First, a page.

Afarin went back to her apartment and lay on the bed for a little while. She was asleep when Heyfa came to collect her, and she woke her with a long kiss.
“Come on, sleepy head. Time to do some shopping.”
Afarin sat up and hugged Heyfa, “I don’t know what I would have done without you. To be alone is horrible when you’re miles from home.”
“I haven’t got a home,” Heyfa said sadly, tears forming in the corners of her eyes.
“Oh, Heyfa. Please don’t cry. One day you will get your home back, marry the dark boy and have his children in the orange groves.”
“Do you think so?”
“We must all hold on to something. If you don’t dream, your dreams will never come true.”
“What do you dream about, Afarin?”
“I want somebody to love me for being me. I dream I’ll meet him, and he will be kind, not caring what I’ve done in the past.”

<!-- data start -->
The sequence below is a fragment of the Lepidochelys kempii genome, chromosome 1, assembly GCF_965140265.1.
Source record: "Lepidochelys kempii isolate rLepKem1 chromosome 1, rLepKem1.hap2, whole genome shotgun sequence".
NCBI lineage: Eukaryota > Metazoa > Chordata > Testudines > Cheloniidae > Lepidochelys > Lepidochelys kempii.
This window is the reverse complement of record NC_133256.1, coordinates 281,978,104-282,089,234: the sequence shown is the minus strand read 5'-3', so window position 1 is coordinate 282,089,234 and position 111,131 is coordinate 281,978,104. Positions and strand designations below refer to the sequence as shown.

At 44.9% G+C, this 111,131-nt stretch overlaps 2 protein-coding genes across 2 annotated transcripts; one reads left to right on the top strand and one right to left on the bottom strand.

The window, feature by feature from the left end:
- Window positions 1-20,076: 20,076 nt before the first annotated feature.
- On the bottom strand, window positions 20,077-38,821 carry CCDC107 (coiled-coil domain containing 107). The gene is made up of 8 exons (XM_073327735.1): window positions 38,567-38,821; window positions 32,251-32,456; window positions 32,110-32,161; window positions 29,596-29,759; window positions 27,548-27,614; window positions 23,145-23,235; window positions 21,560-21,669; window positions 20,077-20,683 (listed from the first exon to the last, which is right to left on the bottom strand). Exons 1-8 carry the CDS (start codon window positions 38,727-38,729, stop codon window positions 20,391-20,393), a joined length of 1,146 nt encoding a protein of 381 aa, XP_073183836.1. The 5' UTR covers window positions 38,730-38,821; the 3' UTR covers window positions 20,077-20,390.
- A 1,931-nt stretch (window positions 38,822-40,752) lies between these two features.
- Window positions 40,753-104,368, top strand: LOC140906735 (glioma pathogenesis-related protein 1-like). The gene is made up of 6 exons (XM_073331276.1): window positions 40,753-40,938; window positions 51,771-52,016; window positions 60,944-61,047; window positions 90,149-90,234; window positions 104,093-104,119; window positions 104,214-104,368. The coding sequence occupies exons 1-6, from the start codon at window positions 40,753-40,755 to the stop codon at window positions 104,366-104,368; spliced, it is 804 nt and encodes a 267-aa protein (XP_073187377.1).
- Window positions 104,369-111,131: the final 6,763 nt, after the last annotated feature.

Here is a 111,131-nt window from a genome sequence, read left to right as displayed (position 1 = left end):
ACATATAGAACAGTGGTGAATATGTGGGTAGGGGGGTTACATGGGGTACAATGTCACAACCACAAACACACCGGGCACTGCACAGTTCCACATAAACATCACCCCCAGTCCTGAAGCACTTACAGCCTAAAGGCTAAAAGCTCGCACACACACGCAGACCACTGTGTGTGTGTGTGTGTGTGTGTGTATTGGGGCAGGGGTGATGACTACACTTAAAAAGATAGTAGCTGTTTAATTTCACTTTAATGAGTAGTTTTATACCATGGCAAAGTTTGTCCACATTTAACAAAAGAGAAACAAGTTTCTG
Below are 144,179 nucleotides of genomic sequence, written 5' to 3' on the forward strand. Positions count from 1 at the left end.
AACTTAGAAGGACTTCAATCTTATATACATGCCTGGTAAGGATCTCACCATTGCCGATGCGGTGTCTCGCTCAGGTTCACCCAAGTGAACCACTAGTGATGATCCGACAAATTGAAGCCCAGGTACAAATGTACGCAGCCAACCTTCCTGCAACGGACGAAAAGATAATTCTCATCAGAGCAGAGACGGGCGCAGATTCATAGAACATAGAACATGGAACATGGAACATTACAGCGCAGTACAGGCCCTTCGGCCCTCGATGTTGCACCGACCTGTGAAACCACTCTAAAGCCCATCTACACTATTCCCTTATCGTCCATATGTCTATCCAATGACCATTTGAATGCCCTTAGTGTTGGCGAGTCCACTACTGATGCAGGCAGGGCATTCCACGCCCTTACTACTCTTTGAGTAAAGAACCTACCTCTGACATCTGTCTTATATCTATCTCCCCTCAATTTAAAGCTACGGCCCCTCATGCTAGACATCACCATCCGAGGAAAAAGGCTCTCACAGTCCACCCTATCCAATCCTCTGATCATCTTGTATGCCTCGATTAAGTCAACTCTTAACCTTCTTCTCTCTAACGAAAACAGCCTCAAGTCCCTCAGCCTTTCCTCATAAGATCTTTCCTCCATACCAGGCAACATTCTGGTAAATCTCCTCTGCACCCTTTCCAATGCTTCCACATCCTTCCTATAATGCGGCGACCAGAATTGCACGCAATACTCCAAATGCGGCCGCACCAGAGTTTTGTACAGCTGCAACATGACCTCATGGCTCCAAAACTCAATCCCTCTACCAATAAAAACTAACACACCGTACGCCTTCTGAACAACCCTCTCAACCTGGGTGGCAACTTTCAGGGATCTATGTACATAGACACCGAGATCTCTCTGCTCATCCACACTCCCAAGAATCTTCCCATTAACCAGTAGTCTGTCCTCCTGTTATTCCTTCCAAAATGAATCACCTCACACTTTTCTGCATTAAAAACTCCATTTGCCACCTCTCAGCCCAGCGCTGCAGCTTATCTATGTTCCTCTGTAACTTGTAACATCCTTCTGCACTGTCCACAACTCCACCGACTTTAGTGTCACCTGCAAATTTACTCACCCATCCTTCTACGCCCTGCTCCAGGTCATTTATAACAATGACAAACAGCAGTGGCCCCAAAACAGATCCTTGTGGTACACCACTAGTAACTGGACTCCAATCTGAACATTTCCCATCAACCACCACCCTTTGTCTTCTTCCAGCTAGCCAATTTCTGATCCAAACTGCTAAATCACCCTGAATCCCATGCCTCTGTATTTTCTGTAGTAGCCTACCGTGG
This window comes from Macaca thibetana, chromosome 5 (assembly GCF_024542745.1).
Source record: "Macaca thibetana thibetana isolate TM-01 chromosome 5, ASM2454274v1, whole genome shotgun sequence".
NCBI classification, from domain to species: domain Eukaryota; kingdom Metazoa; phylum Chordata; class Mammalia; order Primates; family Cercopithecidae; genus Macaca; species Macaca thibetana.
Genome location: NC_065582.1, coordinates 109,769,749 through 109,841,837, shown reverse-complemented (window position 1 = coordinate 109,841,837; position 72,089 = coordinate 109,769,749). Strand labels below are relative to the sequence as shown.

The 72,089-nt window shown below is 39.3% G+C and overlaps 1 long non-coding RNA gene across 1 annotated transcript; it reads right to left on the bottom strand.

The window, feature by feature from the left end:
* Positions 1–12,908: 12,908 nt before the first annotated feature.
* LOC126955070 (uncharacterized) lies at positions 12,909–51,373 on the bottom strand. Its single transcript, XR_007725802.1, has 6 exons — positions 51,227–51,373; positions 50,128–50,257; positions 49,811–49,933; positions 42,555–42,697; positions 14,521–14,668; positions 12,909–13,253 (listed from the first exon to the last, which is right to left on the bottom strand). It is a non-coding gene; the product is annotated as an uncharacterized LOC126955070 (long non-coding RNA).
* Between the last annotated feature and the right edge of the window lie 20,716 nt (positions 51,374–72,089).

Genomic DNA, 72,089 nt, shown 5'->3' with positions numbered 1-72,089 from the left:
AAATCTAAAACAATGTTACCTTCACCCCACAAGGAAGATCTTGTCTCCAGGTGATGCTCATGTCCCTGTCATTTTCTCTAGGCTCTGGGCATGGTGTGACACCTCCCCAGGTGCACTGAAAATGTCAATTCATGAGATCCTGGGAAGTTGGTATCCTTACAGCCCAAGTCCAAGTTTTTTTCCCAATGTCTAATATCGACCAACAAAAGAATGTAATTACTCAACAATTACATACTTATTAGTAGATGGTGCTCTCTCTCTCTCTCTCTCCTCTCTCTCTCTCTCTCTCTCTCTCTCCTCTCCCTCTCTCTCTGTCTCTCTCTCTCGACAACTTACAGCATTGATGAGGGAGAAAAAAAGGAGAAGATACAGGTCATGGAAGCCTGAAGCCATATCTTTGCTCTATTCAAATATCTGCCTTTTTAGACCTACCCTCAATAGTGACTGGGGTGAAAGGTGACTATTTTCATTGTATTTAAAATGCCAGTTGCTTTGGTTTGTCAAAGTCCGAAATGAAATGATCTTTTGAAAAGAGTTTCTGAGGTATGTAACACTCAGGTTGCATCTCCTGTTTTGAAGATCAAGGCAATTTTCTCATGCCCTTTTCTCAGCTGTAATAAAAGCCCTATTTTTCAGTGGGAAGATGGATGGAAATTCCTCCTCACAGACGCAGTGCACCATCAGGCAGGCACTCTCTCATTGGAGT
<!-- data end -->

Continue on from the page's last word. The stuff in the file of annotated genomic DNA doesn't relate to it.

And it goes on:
“What about your James Bond?”
“I like him a lot. I’m just not sure that I love him. Perhaps one day I will accept him into my life, not just as someone whom I have lovely sex with. There must be more.”
Afarin got dressed quickly and they headed towards Ahisamakh and a large supermarket. Afarin got in a few supplies while Heyfa bought some food and fresh fruit. In the drinks section there was a bewildering selection of wines.
“Red or white?”
“Hoffman strikes me as a red wine man. That St Emilion looks like a classy buy. I’ll go and get some flowers, lilies I think for Mrs Hoffman.”
They wheeled the trolley out to the car and carefully put the flowers on the back seat and the other groceries in the boot, then Heyfa drove round to the petrol station to fill up.
They drove back to camp, Afarin singing a Groovejet song, If this ain’t love. She really had a melodious singing voice and would sing at any excuse. Heyfa dropped her off and she got her supplies and the bottle of wine.
“Remember to put the flowers in water. See you this evening.”